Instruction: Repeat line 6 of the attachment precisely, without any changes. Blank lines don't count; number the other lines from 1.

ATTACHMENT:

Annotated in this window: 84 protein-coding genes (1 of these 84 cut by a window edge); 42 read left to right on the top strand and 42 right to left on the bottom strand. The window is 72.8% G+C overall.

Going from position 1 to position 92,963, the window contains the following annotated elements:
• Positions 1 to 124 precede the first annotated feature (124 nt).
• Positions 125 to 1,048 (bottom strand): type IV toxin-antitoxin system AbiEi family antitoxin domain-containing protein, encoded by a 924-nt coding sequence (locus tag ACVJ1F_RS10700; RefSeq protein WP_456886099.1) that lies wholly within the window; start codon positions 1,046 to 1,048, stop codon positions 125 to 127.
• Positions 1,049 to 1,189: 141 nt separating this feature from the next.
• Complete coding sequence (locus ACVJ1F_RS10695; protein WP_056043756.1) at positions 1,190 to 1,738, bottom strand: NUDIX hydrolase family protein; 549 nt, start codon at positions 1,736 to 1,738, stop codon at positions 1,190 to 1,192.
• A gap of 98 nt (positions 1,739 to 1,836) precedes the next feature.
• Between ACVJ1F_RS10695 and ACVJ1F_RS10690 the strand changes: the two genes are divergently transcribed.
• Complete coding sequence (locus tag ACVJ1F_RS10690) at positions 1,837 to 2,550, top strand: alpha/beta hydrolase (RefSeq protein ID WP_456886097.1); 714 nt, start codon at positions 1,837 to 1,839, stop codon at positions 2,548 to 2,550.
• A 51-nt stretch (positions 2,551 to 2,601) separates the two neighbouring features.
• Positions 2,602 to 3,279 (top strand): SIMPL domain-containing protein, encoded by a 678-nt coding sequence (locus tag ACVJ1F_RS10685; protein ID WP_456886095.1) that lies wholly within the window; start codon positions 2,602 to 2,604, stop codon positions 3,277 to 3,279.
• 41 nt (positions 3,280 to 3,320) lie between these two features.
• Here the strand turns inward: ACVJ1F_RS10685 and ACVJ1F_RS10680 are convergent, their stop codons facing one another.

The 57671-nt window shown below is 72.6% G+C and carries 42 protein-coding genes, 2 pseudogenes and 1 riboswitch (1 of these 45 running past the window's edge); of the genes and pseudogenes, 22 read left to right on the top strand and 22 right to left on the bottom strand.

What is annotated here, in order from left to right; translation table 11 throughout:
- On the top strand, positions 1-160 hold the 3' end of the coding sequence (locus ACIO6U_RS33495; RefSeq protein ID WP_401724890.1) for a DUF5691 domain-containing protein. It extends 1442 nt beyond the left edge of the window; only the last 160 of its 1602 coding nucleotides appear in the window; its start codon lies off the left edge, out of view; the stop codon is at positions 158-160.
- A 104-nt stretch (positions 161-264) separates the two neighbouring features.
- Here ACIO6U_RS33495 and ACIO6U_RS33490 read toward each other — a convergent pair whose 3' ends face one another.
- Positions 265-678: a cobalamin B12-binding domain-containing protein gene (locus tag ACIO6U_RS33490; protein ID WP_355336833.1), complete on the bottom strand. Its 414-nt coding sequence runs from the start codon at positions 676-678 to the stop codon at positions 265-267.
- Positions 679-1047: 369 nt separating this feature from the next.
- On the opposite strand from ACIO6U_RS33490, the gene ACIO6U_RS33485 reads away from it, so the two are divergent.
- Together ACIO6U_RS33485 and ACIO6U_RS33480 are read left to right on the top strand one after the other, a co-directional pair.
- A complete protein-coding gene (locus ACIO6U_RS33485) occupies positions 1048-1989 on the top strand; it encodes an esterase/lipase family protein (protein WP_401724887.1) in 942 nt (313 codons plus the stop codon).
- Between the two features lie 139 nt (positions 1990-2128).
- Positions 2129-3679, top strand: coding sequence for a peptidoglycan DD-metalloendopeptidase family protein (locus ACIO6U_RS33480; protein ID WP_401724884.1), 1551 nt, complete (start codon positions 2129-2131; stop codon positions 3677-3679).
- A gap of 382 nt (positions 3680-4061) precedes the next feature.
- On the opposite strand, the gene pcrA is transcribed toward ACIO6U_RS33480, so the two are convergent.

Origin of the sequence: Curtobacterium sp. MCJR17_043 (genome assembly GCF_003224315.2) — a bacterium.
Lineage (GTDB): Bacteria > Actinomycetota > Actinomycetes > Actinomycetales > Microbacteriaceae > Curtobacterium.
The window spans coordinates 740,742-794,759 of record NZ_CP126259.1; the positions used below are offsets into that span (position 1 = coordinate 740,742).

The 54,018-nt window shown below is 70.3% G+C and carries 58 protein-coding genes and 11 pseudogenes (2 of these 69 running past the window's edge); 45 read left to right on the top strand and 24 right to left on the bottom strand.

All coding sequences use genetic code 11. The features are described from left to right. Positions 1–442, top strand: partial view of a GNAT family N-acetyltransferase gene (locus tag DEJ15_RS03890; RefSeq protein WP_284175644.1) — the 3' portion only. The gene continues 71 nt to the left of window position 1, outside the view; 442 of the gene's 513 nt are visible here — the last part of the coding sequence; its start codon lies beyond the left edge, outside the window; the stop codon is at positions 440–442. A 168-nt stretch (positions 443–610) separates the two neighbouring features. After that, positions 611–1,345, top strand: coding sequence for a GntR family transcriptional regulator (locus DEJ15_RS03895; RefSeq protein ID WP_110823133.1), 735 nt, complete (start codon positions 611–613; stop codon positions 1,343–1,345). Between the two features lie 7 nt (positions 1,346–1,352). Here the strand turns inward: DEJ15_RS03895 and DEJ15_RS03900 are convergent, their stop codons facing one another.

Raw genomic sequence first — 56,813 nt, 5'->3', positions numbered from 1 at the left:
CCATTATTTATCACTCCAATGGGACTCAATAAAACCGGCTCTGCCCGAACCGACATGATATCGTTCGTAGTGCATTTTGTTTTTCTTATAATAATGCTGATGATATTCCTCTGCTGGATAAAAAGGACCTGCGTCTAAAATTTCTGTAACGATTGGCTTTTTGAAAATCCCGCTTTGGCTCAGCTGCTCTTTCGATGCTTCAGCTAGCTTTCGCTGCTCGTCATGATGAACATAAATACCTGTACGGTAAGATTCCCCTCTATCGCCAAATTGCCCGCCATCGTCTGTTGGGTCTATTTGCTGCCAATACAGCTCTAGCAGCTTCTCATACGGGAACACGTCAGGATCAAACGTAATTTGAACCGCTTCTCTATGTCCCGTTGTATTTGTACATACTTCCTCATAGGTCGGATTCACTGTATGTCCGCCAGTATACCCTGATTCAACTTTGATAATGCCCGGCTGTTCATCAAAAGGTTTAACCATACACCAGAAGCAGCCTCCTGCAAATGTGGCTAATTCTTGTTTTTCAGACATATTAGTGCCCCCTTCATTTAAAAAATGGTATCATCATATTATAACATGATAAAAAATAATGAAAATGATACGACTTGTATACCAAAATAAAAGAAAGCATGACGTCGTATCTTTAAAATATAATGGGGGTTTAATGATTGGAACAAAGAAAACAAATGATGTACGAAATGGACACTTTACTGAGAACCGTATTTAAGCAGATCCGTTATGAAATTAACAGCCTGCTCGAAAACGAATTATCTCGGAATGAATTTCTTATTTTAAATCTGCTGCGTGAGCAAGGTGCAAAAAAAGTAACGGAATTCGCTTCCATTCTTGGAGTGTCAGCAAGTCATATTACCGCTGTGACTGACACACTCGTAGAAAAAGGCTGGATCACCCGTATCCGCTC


• Complete coding sequence (locus ACVJ1F_RS10695; protein WP_056043756.1) at positions 1,190 to 1,738, bottom strand: NUDIX hydrolase family protein; 549 nt, start codon at positions 1,736 to 1,738, stop codon at positions 1,190 to 1,192.